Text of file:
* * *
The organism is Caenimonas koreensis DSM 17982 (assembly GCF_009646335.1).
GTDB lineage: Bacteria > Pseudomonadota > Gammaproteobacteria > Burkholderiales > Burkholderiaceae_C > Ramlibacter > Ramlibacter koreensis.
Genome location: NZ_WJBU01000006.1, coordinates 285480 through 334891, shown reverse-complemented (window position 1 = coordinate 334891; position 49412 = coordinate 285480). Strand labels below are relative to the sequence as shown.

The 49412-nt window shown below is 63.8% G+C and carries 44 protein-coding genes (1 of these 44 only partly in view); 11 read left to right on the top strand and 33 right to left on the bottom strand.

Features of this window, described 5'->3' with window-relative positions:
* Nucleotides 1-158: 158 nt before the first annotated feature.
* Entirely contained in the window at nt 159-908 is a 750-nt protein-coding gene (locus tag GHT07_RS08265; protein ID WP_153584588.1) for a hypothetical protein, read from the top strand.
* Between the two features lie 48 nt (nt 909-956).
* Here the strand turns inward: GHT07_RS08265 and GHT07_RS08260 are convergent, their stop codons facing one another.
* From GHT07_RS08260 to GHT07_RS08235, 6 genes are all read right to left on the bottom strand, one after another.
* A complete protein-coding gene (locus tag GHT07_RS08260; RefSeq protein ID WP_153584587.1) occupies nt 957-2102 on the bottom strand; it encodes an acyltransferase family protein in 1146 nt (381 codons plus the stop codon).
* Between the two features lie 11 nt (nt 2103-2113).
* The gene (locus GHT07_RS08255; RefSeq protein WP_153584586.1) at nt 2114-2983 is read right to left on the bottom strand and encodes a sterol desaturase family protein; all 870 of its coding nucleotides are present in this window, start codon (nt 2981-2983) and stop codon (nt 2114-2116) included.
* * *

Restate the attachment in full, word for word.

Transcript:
The organism is Caenimonas koreensis DSM 17982 (assembly GCF_009646335.1).
GTDB lineage: Bacteria > Pseudomonadota > Gammaproteobacteria > Burkholderiales > Burkholderiaceae_C > Ramlibacter > Ramlibacter koreensis.
Genome location: NZ_WJBU01000006.1, coordinates 285480 through 334891, shown reverse-complemented (window position 1 = coordinate 334891; position 49412 = coordinate 285480). Strand labels below are relative to the sequence as shown.

The 49412-nt window shown below is 63.8% G+C and carries 44 protein-coding genes (1 of these 44 only partly in view); 11 read left to right on the top strand and 33 right to left on the bottom strand.

Features of this window, described 5'->3' with window-relative positions:
* Nucleotides 1-158: 158 nt before the first annotated feature.
* Entirely contained in the window at nt 159-908 is a 750-nt protein-coding gene (locus tag GHT07_RS08265; protein ID WP_153584588.1) for a hypothetical protein, read from the top strand.
* Between the two features lie 48 nt (nt 909-956).
* Here the strand turns inward: GHT07_RS08265 and GHT07_RS08260 are convergent, their stop codons facing one another.
* From GHT07_RS08260 to GHT07_RS08235, 6 genes are all read right to left on the bottom strand, one after another.
* A complete protein-coding gene (locus tag GHT07_RS08260; RefSeq protein ID WP_153584587.1) occupies nt 957-2102 on the bottom strand; it encodes an acyltransferase family protein in 1146 nt (381 codons plus the stop codon).
* Between the two features lie 11 nt (nt 2103-2113).
* The gene (locus GHT07_RS08255; RefSeq protein WP_153584586.1) at nt 2114-2983 is read right to left on the bottom strand and encodes a sterol desaturase family protein; all 870 of its coding nucleotides are present in this window, start codon (nt 2981-2983) and stop codon (nt 2114-2116) included.